International Meeting for Autism Research: Adolescent Social Competence: No Differences Between Mother and Father Ratings on the Social Responsiveness Scale

Adolescent Social Competence: No Differences Between Mother and Father Ratings on the Social Responsiveness Scale

Friday, May 13, 2011
Elizabeth Ballroom E-F and Lirenta Foyer Level 2 (Manchester Grand Hyatt)
2:00 PM
L. A. Smith, M. Murray and A. Pearl, Department of Psychiatry, Penn State Hershey, Hershey, PA
Background: Impairment in social interaction is one of the core deficits of autism spectrum disorder (ASD).  This symptom is pervasive throughout the spectrum as well as throughout the lifetime.  It is particularly evident in adolescence as a great deal of emphasis is placed on social interaction and building relationships during the teenage years.  However, there is a dearth of instruments designed to measure social competence of adolescents with autism; the Social Responsiveness Scale (SRS; 1) is one of few that can be used with individuals during these years. 

Objectives: To explore diagnostic sensitivity and specificity of the SRS using parental ratings and to compare differences between mother and father reports of social competence of adolescents with and without autism spectrum disorder.

Methods: Parents of 50 adolescents between the ages of 12 and 17 (mean age=14.74, SD=1.45) completed the SRS as part of a larger clinical trial examining the effectiveness of a social skills training program for individuals with ASD.  Twenty-nine adolescents had a confirmed diagnosis of high-functioning autism (mean IQ=106.21, SD=16.57) and 21 were typically developing adolescents.  Twenty subjects were male.  The SRS was completed independently by each parent prior to the social skills intervention.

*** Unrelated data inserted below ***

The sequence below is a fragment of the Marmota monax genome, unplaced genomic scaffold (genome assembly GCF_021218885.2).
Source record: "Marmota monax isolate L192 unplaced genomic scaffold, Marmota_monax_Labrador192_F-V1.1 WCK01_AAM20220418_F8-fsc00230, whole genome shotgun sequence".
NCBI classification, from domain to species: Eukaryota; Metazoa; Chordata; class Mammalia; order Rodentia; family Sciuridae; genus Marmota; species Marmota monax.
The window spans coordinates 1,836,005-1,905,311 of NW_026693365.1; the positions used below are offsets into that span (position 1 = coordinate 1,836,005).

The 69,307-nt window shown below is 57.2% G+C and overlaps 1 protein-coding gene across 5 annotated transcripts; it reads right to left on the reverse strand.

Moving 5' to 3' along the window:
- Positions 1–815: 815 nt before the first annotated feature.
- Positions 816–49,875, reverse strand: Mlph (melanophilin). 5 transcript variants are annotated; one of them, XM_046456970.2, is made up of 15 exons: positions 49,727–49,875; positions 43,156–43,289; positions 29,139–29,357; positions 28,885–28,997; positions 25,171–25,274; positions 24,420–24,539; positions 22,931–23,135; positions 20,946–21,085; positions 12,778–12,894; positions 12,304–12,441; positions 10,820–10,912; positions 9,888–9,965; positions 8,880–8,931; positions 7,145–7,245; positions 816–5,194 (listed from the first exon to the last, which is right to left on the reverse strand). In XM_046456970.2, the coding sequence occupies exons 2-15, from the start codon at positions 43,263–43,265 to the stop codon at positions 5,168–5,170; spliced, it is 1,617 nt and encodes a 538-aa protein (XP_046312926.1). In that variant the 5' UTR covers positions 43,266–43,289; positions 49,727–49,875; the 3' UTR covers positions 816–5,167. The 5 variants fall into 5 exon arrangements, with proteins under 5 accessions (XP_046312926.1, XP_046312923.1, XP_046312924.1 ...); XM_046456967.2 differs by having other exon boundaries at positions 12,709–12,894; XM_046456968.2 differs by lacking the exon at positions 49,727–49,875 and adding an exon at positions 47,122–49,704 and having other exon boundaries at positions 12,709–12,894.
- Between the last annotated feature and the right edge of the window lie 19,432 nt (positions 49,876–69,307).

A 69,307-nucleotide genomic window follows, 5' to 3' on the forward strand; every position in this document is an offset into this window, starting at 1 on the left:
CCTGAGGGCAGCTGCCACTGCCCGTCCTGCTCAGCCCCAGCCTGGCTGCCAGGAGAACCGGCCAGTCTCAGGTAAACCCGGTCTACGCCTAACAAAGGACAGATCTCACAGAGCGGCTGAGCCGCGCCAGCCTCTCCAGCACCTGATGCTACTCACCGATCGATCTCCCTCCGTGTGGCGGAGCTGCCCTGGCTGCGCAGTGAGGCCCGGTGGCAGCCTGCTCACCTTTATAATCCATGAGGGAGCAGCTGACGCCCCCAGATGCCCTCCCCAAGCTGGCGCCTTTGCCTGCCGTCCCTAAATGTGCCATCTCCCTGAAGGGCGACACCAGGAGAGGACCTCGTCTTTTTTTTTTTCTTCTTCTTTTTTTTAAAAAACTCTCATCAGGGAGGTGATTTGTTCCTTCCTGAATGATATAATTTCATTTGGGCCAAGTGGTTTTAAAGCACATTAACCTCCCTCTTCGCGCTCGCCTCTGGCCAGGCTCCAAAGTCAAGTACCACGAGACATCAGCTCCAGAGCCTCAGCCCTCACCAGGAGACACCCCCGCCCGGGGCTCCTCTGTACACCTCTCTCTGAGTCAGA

Results: Mother ratings on the SRS were able to correctly distinguish, with 100% diagnostic sensitivity and specificity, between individuals with autism and typically developing adolescents.  Father ratings displayed 100% diagnostic sensitivity, classifying all those with ASD as in the autism range, and 95% diagnostic specificity with one typically developing individual falling within the autism range.  Inter-rater differences were also examined.  The standardized difference score was the method used to measure informant discrepancies (2). There were no significant differences between mother’s and father’s ratings on any of the subscales. Intraclass correlations (ICCs) between mothers and fathers for the SRS subscales and total score were high (ICC range = .80 – .93). The Communication subscale had the highest correlations suggesting that this variable is observed more consistently between mothers and fathers as compared to the other subscales, including the overall score. Although no significant differences were found between mother’s and father’s ratings, post hoc exploratory moderator analyses were conducted to determine if any variables predicted differences in ratings of behavior between informants. There were larger discrepancies between mother’s and father’s reports for children diagnosed with ASD than typically developing children.

Conclusions:  The SRS demonstrated strong diagnostic ability as well as high inter-rater reliability between parents.  These results suggest that the SRS is a valuable tool for researchers to screen for the presence or absence of an autism diagnosis and to obtain a more comprehensive understanding of an individual’s social skills deficits.  The high inter-rater reliability provides more confidence for the utility of this instrument and further supports obtaining a single parental rating.

1) Constantino, J.N. & Gruber, C.P. (2005) Social Responsiveness Scale (SRS). Western Psychological Services
2) De Los Reyes, A. & Kazdin, A.E. (2004). Measuring informant discrepancies in clinical child research. Psychological Assessment, 16(3), 330 – 334.

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